Twenty-four participants completed the Marine Corps Marathon to raise over $25,000 for the Archdiocese for Military Services.
As tens of thousands of runners crossed the finish line in the Oct. 27 Marine Corps Marathon, 24 participants completed the race having raised over $25,000 for the Archdiocese for Military Services.
Matt Smith, president of the Catholic Advocate, ran his first Marine Corps Marathon with the Archdiocese for the Military Services, and said to CNA Oct. 28 that it “was a great experience,” and it was “rewarding” to do “so as part of Team AMS, knowing you are helping their ministry.”
“I had tried to enter the race when the general sign ups opened and was unsuccessful,” Smith said, explaining how he joined the archdiocese’s team.
“Then, when I saw the Archdiocese for the Military Services, USA listed as a charity partner, I knew it was meant to be to run the race and help their efforts on behalf of our service members and veterans.”
The Marine Corps Marathon, also known as “The People’s Marathon,” is the fourth largest annual marathon in the United States, and the largest marathon in the world that does not offer prize money.
The race started in 1976 with 1,175 runners, in order to raise awareness and support for the Marine Corps and to help Marines living near Washington, D.C. qualify for the Boston Marathon.
This is the first year that the archdiocese has joined the race as a charity partner, allowing runners to raise money for the archdiocese.
By doing so, the Archdiocese for the Military Services raised $26,155 to support its ministries and to raise awareness among the public for its mission. The runners for the archdiocese included archdiocesan staff members, military chaplains, seminarians, military personnel, and civilians.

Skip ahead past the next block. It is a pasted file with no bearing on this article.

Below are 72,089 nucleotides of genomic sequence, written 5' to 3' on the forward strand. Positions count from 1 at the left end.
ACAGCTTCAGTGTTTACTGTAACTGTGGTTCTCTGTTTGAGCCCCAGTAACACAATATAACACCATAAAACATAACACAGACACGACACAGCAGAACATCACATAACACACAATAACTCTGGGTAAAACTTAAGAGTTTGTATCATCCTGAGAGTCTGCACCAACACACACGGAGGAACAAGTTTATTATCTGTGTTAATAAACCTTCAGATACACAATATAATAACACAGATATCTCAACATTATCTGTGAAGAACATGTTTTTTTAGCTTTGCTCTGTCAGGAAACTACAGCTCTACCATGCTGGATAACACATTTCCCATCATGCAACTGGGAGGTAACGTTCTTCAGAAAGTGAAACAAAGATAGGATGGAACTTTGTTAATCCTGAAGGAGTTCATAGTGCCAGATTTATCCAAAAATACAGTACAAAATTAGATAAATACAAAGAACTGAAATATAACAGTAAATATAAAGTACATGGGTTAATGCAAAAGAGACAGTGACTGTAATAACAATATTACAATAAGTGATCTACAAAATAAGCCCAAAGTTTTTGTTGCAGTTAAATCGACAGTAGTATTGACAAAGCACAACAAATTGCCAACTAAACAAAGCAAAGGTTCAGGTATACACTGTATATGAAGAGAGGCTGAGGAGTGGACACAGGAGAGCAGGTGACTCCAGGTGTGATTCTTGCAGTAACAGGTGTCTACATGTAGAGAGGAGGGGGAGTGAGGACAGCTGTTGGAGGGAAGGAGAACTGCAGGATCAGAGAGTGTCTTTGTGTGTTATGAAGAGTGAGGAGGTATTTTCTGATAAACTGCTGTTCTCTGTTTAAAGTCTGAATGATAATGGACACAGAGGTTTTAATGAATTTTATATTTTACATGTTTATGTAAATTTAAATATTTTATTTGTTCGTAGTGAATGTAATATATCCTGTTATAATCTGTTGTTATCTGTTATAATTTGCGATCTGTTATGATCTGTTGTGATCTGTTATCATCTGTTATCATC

In the nearly 40 years since the Marine Marathon’s beginning, the race has grown into the ninth largest marathon in the world, with over 23,480 participants in the 2013 race – including 100 wheelchair and hand cycle participants- according to an Oct. 27 press release.
There was also a simultaneous 10 kilometer race sponsored by the Marine Corps Marathon.
The marathon course begins near Arlington National Cemetery and the Pentagon in northern Virginia, travelling into Washington, D.C, where it loops through parks and around the city’s national monuments including the Lincoln Memorial, Jefferson Memorial, and Washington Monument.
Afterward, the race crosses back to Virginia, around the Pentagon and 9/11 Memorial and ending at the Marine Corps War Memorial.
U.S. Army Captain James Hickman, a seminarian and a West Point graduate, ran the race in order to “personally contribute to the cause” of the archdiocese, he explained in an Oct. 24 press release before the race.
Hickman explained that by running, he is “raising money and awareness for a cause centered directly on Christ.”
He also explained that he sees the spiritual side of marathon training as well. Hickman said he views the marathon training process as “an opportunity to offer sacrifice on behalf of the AMS,” and explained that “each painful training run” was “offered for the souls in need,” and “each runner’s high” was “a reminder of my joy as a Christian man who has been redeemed by our Savior the Lord Jesus Christ.”
Archbishop Timothy Broglio, head of the military archdiocese, has been very supportive of the members and supporters of the archdiocese participating in the marathon. He has filled in at Mass for priests who were running in the marathon, and following the 2013 race, he congratulated and thanked those who organized the team for “their efforts in raising enthusiasm, attending to hundreds of details, and making everything a success.”
“Heartfelt congratulations are due to Team AMS for successfully completing the Marine Corps Marathon!” the archbishop said in a press release.
“To all of Team AMS, I congratulate you for surpassing your goal,” he added.
The Archdiocese for the Military Services is responsible for the pastoral care of the nearly two million Catholics who serve in the United States Armed Forces, are enrolled in military academies, or are patients in VA hospitals and medical centers, as well as their families and United States civilian government personnel deployed overseas.